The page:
Ty wants to be a filmmaker; Xuan wants to be a musician; Linh wants to marry a Catholic; and Dinh has a white girlfriend. What these brothers and sisters have in common is the disapproval of their authoritarian, Vietnamese father. In such a strict home, the members of the family have learned to live in secret, afraid to disclose anything about their true hopes and dreams to their patriarch. Eventually, however, it’s all got to come out, and everyone walks on eggshells, hoping the finale won’t be disastrous.
“All About Dad” starts with a very appealing set up. Here is a film that explores the tense relationships between family members that naturally develop in authoritarian homes. Other than a cranky, but loveable, neighbor, the film stays relatively contained until about halfway through. At this point, Ty’s friend interrupts the flow of the narrative, taking us outside of the family drama. Why should we care about this kid? We barely know his name, and we’re supposed to give a s**t that he’s quitting his job to join the Navy? Likewise, the cranky neighbor character starts getting a lot more screen time as he describes his absentee relationship with his daughter. It seems as though the film uses these outside figures to drive home the themes and morals of a film that would have been just fine without such obvious symbolism. Unnecessary, and a little bit of a film-school mistake. Dad is rough, but at least he supports you so you don’t have to go in the Navy, and at least he was there for you growing up. Director Mark Tran should have trusted his family of characters enough to discover these meanings on their own. The result could have been a tight, concise, and interesting film.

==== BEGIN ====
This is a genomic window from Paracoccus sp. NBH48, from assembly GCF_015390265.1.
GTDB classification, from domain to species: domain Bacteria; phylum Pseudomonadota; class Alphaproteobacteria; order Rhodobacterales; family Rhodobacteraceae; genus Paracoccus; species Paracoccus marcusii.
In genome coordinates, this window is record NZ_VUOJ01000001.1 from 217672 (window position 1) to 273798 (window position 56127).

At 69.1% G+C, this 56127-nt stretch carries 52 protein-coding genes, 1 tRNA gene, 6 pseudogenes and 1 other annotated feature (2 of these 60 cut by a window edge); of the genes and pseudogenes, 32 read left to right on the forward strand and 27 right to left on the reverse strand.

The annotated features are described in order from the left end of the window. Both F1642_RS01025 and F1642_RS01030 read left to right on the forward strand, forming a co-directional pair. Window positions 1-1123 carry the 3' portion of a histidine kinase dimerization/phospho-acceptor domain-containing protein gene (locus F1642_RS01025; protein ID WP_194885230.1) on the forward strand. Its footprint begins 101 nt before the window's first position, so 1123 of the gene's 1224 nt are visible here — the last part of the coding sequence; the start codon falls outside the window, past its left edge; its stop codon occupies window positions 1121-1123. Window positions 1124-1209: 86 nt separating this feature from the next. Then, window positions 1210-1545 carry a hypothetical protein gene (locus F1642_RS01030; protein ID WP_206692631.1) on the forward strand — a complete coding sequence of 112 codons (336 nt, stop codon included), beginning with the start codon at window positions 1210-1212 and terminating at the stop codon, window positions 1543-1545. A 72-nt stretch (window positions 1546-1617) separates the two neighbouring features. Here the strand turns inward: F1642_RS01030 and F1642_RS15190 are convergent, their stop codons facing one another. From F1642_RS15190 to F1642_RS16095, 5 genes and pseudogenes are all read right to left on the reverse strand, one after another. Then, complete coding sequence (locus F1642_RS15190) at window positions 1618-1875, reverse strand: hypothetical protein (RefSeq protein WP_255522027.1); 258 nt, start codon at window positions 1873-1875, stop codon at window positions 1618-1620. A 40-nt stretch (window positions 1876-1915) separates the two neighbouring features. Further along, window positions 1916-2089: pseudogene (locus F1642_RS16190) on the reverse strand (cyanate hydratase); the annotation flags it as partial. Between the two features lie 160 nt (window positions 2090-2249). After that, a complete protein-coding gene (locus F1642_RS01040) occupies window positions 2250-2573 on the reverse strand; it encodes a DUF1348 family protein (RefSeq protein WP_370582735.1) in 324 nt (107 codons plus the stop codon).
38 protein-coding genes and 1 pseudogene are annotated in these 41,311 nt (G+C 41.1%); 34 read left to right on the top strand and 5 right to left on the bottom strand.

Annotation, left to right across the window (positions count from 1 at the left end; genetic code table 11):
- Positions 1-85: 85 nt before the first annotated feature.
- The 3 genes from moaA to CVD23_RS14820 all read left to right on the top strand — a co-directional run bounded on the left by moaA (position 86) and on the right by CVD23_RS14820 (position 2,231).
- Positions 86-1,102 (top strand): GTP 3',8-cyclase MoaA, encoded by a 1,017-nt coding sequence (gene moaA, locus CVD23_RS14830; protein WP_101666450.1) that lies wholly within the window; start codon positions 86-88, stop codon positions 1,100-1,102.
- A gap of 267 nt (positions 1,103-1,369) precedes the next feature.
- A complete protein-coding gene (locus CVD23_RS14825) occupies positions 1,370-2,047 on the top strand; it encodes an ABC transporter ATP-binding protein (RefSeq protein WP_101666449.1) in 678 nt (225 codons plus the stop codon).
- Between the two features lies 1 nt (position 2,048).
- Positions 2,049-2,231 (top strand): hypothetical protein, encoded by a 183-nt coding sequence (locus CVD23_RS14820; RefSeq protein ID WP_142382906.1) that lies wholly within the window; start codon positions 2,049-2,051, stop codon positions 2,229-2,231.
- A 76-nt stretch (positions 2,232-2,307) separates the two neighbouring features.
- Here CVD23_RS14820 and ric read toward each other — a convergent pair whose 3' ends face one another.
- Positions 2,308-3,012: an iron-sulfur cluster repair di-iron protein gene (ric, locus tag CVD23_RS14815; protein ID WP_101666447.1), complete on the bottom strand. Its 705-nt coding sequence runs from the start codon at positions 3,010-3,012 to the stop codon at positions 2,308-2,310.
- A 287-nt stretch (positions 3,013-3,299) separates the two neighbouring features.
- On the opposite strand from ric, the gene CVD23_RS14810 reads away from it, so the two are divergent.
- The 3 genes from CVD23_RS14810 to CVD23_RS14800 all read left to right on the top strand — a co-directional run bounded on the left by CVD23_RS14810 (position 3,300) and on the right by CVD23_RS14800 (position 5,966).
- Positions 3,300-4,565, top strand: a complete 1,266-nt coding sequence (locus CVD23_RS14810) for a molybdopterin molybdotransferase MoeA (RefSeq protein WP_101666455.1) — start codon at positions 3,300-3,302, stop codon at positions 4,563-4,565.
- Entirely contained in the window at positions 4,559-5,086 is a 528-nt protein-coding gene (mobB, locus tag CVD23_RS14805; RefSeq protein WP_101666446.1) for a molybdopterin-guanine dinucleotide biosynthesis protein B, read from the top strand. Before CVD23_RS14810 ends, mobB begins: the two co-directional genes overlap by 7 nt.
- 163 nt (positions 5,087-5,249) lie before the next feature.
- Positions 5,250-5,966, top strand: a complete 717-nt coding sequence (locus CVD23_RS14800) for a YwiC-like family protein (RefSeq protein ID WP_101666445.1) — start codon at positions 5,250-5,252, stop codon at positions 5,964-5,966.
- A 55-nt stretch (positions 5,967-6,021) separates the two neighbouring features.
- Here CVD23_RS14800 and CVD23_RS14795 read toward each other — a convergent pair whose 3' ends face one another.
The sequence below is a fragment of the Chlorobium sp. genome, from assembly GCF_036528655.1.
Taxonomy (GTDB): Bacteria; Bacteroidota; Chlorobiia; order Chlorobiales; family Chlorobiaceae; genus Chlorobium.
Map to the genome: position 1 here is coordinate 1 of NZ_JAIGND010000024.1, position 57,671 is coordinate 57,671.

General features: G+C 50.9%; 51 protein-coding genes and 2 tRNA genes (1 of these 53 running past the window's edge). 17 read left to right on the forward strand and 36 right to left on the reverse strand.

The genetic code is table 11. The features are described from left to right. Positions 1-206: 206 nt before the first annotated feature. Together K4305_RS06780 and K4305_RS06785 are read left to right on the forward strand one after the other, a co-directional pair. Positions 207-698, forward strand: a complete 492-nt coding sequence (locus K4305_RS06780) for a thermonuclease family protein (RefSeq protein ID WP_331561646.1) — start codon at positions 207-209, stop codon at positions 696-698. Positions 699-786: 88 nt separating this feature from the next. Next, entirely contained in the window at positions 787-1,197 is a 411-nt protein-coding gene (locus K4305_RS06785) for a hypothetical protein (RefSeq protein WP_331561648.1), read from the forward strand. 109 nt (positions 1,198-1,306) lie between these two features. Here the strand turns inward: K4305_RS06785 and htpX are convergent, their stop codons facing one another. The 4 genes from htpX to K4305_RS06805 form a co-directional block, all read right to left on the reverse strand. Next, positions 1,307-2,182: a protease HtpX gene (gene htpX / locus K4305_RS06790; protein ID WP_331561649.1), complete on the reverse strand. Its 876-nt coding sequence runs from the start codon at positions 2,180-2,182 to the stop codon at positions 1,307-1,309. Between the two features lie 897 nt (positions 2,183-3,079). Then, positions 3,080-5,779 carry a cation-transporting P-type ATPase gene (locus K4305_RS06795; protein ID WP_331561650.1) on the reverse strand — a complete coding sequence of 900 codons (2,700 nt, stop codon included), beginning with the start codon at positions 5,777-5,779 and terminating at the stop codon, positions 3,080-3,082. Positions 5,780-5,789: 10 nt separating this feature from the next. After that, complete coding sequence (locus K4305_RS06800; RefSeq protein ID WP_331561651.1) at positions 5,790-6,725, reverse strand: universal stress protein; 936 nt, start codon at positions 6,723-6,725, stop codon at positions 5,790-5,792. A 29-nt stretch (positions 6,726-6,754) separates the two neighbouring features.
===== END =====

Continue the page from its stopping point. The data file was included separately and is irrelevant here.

As it stands, “All About Dad” is still very enjoyable. It’s fun to watch familial relationships in media res. A system so intricate can seem irreparably broken when the siblings are already growing older; this film shows the flexibility of even the strictest of structures.